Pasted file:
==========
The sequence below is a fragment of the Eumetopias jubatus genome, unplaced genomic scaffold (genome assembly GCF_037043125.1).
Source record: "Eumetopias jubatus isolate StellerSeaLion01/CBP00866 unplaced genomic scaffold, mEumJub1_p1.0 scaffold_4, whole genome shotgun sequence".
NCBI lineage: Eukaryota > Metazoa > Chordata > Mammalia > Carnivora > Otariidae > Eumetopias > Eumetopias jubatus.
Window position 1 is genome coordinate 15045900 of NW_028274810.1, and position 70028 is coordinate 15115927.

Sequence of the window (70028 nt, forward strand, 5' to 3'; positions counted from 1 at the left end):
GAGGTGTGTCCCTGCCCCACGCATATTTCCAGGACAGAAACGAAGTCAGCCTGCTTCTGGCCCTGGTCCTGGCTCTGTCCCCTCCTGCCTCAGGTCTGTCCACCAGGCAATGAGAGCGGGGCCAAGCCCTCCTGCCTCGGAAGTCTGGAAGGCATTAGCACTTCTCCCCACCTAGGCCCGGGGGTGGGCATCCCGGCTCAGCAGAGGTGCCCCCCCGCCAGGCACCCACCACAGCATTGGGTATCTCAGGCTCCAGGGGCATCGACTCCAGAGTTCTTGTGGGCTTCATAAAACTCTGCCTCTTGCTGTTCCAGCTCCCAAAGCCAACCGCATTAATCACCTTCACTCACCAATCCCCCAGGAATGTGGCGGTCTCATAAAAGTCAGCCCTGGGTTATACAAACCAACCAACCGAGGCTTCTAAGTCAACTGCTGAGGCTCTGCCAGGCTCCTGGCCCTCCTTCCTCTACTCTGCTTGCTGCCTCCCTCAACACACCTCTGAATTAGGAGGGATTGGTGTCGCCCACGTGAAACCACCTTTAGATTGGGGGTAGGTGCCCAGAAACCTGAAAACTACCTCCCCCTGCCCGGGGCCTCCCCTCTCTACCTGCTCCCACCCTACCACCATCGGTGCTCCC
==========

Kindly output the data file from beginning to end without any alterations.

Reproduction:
The sequence below is a fragment of the Eumetopias jubatus genome, unplaced genomic scaffold (genome assembly GCF_037043125.1).
Source record: "Eumetopias jubatus isolate StellerSeaLion01/CBP00866 unplaced genomic scaffold, mEumJub1_p1.0 scaffold_4, whole genome shotgun sequence".
NCBI lineage: Eukaryota > Metazoa > Chordata > Mammalia > Carnivora > Otariidae > Eumetopias > Eumetopias jubatus.
Window position 1 is genome coordinate 15045900 of NW_028274810.1, and position 70028 is coordinate 15115927.

Sequence of the window (70028 nt, forward strand, 5' to 3'; positions counted from 1 at the left end):
GAGGTGTGTCCCTGCCCCACGCATATTTCCAGGACAGAAACGAAGTCAGCCTGCTTCTGGCCCTGGTCCTGGCTCTGTCCCCTCCTGCCTCAGGTCTGTCCACCAGGCAATGAGAGCGGGGCCAAGCCCTCCTGCCTCGGAAGTCTGGAAGGCATTAGCACTTCTCCCCACCTAGGCCCGGGGGTGGGCATCCCGGCTCAGCAGAGGTGCCCCCCCGCCAGGCACCCACCACAGCATTGGGTATCTCAGGCTCCAGGGGCATCGACTCCAGAGTTCTTGTGGGCTTCATAAAACTCTGCCTCTTGCTGTTCCAGCTCCCAAAGCCAACCGCATTAATCACCTTCACTCACCAATCCCCCAGGAATGTGGCGGTCTCATAAAAGTCAGCCCTGGGTTATACAAACCAACCAACCGAGGCTTCTAAGTCAACTGCTGAGGCTCTGCCAGGCTCCTGGCCCTCCTTCCTCTACTCTGCTTGCTGCCTCCCTCAACACACCTCTGAATTAGGAGGGATTGGTGTCGCCCACGTGAAACCACCTTTAGATTGGGGGTAGGTGCCCAGAAACCTGAAAACTACCTCCCCCTGCCCGGGGCCTCCCCTCTCTACCTGCTCCCACCCTACCACCATCGGTGCTCCC